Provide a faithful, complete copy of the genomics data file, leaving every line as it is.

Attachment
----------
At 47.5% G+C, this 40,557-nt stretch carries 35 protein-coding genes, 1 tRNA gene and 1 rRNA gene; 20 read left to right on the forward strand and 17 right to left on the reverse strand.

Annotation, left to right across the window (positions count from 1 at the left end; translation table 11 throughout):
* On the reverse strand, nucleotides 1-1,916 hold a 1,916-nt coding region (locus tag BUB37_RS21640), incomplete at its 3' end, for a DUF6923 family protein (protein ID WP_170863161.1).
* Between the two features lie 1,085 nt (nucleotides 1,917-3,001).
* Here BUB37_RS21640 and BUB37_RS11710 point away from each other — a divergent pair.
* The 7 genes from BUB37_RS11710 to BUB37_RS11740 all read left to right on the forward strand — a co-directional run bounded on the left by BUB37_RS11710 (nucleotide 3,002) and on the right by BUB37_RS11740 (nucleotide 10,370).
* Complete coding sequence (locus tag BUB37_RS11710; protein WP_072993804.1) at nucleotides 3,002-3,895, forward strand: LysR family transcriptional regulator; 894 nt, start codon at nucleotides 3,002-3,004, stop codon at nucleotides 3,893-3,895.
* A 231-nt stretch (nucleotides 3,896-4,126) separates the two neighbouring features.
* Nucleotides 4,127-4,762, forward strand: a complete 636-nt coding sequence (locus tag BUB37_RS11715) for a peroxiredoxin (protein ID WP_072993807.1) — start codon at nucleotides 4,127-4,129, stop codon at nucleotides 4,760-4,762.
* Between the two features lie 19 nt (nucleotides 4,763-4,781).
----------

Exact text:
At 47.5% G+C, this 40,557-nt stretch carries 35 protein-coding genes, 1 tRNA gene and 1 rRNA gene; 20 read left to right on the forward strand and 17 right to left on the reverse strand.

Annotation, left to right across the window (positions count from 1 at the left end; translation table 11 throughout):
* On the reverse strand, nucleotides 1-1,916 hold a 1,916-nt coding region (locus tag BUB37_RS21640), incomplete at its 3' end, for a DUF6923 family protein (protein ID WP_170863161.1).
* Between the two features lie 1,085 nt (nucleotides 1,917-3,001).
* Here BUB37_RS21640 and BUB37_RS11710 point away from each other — a divergent pair.
* The 7 genes from BUB37_RS11710 to BUB37_RS11740 all read left to right on the forward strand — a co-directional run bounded on the left by BUB37_RS11710 (nucleotide 3,002) and on the right by BUB37_RS11740 (nucleotide 10,370).
* Complete coding sequence (locus tag BUB37_RS11710; protein WP_072993804.1) at nucleotides 3,002-3,895, forward strand: LysR family transcriptional regulator; 894 nt, start codon at nucleotides 3,002-3,004, stop codon at nucleotides 3,893-3,895.
* A 231-nt stretch (nucleotides 3,896-4,126) separates the two neighbouring features.
* Nucleotides 4,127-4,762, forward strand: a complete 636-nt coding sequence (locus tag BUB37_RS11715) for a peroxiredoxin (protein ID WP_072993807.1) — start codon at nucleotides 4,127-4,129, stop codon at nucleotides 4,760-4,762.
* Between the two features lie 19 nt (nucleotides 4,763-4,781).